ucation policy is among the most controversial, often inspiring the most impassioned opinions of all of the federal policy areas.
Few have had a front-row seat to the changes in federal education policy over the last 40 years like former Rep. George Miller, who was first sworn into the U.S. House of Representatives in 1975, and served as the chair of the chamber’s Education and Labor (presently Education and Workforce) Committee from 2007-2011. We recently caught up with Miller, who shared his thoughts on the direction of federal education policy in the U.S.
On changes in focus over the last 20 years
“You can easily ask the question how much has it changed and how much has it not changed. These conversations go ‘round and ‘round. We have designed a system that is for the purpose of extending the educational opportunities as widely as possible within the American society, and that is a complex problem.”
On the responsibility to provide a high-quality education for every child in the U.S.
“This is a path that I believe both our Constitution and the American public have asked policymakers to do: Provide a first-class education to every child and young person and graduate in the country, and that’s played out in different iterations of [education legislation]. First it was trying to get resources to schools that were impacted. Later on, with something like [No Child Left Behind], trying to build on what we know about our successes and trying to get students to perform at the elementary level … and to identify how every one of these populations that are now included in the elementary system, how are they doing?”
“No Child Left Behind forced many districts to confront their students in a manner in which they weren’t doing prior to the implementation of the law. Students were being hidden … students were being discounted for a number of reasons.”
“NCLB required that we identify these populations and that we monitor their progress or their lack of progress in a system. … [It] was tough work for some districts because they weren’t meeting that constitutional obligation to poor and minority students and students with disabilities.”
“[Schools and districts must examine the] allocation of resources. In some cases, you need individual attention, in some cases you need smaller classes or smaller groupings of students. Hopefully, the introduction of technology … allows additional time and an easier path for some students to learn material, [and] allows teachers to act in a different fashion, in terms of how they can help a range of students.”
On the Every Student Succeeds Act
“This is no longer over whether or not the students will be counted or will they have resources, but it’s now back to the question of giving flexibility back to the states and those districts over how to best organize those resources, how to deliver the content in today’s world.”
“There are still concerns on both the right and the left, but as I look at different reports on what states are doing … there’s a lot of really good actions taking place. I don’t know where they’ll end up. I’m always worried that plans aren’t bold enough, but I think these are really good conversations.”
“I think that districts feel they are really included [in the conversation happening at the federal level]. … They can have a better atmosphere to design successful programs for the success of the students.”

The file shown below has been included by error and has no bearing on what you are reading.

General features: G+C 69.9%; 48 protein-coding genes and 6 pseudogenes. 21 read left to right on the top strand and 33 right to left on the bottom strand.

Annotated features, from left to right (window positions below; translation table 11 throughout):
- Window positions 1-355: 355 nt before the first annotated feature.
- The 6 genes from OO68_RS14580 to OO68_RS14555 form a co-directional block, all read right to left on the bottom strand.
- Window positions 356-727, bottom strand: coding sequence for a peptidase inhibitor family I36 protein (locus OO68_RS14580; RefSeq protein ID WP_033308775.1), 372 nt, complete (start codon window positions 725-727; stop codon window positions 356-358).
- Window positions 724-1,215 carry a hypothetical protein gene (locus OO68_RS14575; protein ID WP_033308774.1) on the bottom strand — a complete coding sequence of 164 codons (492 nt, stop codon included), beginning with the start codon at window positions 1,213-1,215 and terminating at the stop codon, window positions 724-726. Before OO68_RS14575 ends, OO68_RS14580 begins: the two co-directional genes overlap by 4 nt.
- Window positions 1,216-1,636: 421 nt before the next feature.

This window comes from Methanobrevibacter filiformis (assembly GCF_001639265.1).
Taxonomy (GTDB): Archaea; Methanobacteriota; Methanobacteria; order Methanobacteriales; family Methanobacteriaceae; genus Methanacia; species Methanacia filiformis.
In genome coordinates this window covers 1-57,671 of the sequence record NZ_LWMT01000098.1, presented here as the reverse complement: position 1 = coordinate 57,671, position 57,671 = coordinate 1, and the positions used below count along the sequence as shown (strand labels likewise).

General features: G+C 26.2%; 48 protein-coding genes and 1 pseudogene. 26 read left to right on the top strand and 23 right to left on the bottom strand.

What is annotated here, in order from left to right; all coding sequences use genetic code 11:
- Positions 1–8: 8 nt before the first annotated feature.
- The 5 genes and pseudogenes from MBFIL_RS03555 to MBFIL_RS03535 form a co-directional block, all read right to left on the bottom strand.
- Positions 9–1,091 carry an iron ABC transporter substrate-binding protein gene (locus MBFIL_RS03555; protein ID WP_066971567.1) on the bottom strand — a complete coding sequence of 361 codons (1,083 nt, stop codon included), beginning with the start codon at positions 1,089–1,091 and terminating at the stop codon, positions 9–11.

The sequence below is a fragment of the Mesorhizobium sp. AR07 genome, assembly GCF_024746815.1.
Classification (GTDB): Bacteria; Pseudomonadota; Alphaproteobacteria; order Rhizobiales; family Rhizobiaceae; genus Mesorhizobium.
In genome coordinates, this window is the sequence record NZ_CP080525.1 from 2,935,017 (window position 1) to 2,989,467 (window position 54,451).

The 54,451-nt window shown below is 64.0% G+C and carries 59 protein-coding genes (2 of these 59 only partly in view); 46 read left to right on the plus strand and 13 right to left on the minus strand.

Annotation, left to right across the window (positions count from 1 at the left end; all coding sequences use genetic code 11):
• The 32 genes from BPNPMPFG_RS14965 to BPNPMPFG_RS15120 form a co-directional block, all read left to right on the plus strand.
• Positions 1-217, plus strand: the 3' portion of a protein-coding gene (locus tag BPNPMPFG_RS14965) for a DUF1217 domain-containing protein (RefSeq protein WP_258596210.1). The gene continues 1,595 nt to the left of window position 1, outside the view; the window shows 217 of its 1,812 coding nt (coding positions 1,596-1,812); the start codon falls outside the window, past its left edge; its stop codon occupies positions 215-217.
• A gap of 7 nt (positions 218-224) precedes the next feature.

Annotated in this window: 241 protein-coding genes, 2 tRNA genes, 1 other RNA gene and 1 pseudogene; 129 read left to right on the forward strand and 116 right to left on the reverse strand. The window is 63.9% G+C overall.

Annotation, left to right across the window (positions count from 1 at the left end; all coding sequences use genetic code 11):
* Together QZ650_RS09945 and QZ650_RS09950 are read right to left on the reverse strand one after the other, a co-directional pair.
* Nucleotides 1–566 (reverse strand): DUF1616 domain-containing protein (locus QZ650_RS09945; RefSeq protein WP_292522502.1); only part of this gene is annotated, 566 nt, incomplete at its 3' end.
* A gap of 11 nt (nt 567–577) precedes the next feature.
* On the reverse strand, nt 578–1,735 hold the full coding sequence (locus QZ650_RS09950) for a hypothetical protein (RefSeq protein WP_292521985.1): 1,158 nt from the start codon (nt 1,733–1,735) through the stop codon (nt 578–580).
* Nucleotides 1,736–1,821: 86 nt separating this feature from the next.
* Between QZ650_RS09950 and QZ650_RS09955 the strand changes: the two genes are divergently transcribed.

“There’s no question that No Child Left Behind was too specific, kind of rigid, and there were a lot of conversations about how you could avoid it. … This is more school-friendly, more district-friendly.”
“This is a new beginning, if you will. We went through the last 10 years under NCLB, and now we have another opportunity, a more flexible opportunity … but we have to get results.”
“[ESSA creates a] more user-friendly process, with accountability, but because it’s more user-friendly and there’s more local design and input, it will bring about more sustainability.”
“How do you truly measure whether your school is a quality school or is truly delivering the measure you want, and how do you pick those measures?”
“It’s obviously a moment of transition here from NCLB to ESSA, and all the reports say that states and districts are trying to work their tails off to get this in the right shape, but I think it’s in a pretty healthy atmosphere.”
“It’s tough. They’re dealing with these ever-changing populations. Students enter school and they leave school … but I think this is maybe the best atmosphere that we’ve had in awhile.”
“You don’t want to be like the old Soviet Union, and every five years there’s a new policy, but nothing’s really changing. These schools have got to get better, but we’ve got to help them do that — and help is the big word, you’ve got [to allow for district autonomy].”
“I think the bold plan is … to try to do the very best you can to see that every child succeeds, like the law says. [The challenge is] energizing the districts in a state to really accept that goal. There’s no question that’s what every district wants, they want their schools to do well.”
On the future of elementary education
“I’m optimistic. There’s still some hurdles to go over, in terms of how we measure a successful school and how we [figure out which measures determine success]. … [States will] have good plans for the implementation to comply with the new law.”
“I haven’t been known as an optimist around elementary education [but] I think the process is about right. Can it still be gamed? Sure. There [are] people who can game it and try to get around the system. But watching it from afar, it’s certainly a better atmosphere.”